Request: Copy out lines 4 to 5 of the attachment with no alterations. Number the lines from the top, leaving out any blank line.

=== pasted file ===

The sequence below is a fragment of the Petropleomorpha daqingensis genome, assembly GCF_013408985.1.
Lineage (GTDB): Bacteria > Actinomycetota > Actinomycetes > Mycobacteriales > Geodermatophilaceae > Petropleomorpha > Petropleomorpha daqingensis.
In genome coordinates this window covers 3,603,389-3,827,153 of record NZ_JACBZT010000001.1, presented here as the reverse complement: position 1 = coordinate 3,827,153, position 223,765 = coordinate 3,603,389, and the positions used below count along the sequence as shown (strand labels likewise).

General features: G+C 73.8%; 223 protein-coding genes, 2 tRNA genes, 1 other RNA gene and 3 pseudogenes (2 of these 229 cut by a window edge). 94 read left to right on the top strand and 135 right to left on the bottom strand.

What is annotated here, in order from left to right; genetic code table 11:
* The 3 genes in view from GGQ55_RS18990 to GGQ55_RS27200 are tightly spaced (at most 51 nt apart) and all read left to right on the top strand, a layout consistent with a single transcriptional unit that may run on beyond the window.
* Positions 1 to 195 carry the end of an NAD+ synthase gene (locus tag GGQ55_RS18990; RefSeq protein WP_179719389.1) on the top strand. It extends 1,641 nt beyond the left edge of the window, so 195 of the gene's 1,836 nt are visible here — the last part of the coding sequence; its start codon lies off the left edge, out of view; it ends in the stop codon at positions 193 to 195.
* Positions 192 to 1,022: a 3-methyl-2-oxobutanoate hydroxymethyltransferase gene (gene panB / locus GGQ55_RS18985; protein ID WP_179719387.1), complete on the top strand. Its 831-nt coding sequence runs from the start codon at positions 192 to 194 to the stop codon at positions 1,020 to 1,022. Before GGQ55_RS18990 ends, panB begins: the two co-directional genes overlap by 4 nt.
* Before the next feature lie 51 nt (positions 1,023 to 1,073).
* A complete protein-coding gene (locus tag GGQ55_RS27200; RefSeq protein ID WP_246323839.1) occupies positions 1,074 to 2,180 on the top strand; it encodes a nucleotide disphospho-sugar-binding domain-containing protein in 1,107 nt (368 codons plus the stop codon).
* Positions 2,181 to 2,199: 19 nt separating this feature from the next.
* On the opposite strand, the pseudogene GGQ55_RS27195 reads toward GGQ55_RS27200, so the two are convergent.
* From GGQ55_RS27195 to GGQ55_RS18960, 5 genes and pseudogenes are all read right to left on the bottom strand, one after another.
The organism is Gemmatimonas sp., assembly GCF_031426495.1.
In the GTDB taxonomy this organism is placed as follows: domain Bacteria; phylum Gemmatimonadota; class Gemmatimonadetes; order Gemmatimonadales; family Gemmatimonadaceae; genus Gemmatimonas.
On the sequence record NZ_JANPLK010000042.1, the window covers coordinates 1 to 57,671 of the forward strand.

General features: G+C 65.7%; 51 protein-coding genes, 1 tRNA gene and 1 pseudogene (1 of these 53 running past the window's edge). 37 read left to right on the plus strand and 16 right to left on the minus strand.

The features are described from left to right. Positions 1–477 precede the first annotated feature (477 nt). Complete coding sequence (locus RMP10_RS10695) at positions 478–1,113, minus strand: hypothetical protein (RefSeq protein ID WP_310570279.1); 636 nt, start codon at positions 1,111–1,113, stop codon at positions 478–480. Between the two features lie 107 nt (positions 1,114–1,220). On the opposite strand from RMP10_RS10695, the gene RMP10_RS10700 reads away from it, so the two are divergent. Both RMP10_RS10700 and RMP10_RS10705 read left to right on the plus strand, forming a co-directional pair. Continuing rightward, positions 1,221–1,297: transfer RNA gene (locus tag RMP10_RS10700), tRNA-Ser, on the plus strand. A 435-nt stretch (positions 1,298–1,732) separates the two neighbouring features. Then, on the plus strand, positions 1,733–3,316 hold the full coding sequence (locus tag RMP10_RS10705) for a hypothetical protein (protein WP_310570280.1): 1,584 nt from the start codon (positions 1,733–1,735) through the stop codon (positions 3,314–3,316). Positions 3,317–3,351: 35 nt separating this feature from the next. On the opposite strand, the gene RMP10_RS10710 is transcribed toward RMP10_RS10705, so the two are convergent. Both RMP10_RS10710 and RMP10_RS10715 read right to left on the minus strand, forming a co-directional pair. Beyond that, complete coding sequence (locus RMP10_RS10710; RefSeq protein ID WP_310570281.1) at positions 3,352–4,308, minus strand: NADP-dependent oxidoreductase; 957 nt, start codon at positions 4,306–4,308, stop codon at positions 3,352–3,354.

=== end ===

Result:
General features: G+C 73.8%; 223 protein-coding genes, 2 tRNA genes, 1 other RNA gene and 3 pseudogenes (2 of these 229 cut by a window edge). 94 read left to right on the top strand and 135 right to left on the bottom strand.

What is annotated here, in order from left to right; genetic code table 11: